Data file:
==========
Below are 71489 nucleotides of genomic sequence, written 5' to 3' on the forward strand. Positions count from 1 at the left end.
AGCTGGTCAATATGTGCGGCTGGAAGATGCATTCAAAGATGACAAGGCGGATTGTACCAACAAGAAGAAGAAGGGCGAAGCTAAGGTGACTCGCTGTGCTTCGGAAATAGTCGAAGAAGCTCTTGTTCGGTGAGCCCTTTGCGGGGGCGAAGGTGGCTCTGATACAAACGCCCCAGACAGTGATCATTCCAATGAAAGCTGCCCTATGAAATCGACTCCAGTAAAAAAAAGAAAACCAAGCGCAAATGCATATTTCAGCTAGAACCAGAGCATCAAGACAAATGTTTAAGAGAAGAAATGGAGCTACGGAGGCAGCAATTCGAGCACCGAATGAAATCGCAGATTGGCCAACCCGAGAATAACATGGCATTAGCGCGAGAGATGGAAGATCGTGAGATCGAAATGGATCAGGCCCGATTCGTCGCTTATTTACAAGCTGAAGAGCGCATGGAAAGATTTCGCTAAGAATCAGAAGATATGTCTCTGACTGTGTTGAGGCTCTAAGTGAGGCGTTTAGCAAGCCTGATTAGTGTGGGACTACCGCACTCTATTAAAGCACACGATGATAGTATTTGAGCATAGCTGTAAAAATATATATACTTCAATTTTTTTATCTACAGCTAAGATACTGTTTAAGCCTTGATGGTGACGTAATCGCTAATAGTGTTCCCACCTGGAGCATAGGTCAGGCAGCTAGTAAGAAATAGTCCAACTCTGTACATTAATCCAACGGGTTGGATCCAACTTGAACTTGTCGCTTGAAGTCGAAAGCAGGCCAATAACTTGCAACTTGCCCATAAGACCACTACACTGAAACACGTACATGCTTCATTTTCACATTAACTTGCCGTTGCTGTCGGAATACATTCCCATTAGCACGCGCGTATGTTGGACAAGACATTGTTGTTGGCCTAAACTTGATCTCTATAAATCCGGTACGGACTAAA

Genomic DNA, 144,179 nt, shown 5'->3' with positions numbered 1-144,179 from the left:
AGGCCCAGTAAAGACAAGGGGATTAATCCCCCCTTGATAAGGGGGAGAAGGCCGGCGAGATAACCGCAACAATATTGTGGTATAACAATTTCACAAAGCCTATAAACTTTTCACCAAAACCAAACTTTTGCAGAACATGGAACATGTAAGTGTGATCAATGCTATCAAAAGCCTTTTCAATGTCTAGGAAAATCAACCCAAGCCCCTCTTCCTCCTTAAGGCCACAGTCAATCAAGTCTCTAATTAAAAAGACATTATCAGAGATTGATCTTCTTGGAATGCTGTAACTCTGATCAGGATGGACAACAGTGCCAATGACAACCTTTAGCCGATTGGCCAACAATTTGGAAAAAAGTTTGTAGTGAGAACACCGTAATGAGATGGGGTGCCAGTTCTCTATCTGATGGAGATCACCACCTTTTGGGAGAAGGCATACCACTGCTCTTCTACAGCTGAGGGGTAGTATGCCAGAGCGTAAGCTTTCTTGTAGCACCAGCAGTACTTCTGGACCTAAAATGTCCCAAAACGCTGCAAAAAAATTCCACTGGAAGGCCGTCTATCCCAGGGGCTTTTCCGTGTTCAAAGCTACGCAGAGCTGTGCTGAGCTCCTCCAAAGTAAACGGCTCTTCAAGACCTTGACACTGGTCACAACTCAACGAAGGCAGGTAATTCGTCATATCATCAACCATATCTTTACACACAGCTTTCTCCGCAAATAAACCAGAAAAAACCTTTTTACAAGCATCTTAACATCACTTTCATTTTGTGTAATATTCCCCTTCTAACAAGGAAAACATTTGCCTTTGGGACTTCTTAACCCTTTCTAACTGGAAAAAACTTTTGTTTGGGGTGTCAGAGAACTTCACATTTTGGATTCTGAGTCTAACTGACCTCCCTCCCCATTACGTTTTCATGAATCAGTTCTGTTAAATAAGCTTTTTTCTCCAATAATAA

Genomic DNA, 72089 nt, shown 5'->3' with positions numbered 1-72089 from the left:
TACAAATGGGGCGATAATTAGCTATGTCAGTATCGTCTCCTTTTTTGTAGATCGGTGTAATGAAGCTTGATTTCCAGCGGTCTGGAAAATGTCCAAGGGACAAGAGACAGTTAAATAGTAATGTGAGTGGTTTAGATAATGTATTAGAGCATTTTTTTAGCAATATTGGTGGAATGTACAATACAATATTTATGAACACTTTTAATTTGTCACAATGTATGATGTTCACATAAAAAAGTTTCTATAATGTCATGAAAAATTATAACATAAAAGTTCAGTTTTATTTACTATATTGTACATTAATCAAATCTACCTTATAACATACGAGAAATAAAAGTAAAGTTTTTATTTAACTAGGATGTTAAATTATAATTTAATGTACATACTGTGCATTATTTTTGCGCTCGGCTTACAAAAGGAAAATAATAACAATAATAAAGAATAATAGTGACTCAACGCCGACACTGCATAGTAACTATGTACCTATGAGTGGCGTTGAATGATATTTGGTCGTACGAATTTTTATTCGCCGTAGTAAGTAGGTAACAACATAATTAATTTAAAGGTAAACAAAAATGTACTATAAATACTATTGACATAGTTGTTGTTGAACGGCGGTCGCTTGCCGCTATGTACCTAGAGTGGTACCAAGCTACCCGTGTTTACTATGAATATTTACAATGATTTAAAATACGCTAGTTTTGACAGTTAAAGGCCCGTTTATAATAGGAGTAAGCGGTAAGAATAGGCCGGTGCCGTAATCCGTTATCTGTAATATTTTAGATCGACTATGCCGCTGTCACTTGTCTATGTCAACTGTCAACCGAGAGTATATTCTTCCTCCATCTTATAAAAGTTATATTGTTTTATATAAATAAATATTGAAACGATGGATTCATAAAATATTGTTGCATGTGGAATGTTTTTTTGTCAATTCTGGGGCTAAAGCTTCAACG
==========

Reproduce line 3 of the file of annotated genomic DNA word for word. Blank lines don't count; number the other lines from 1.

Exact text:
Genomic DNA, 144,179 nt, shown 5'->3' with positions numbered 1-144,179 from the left: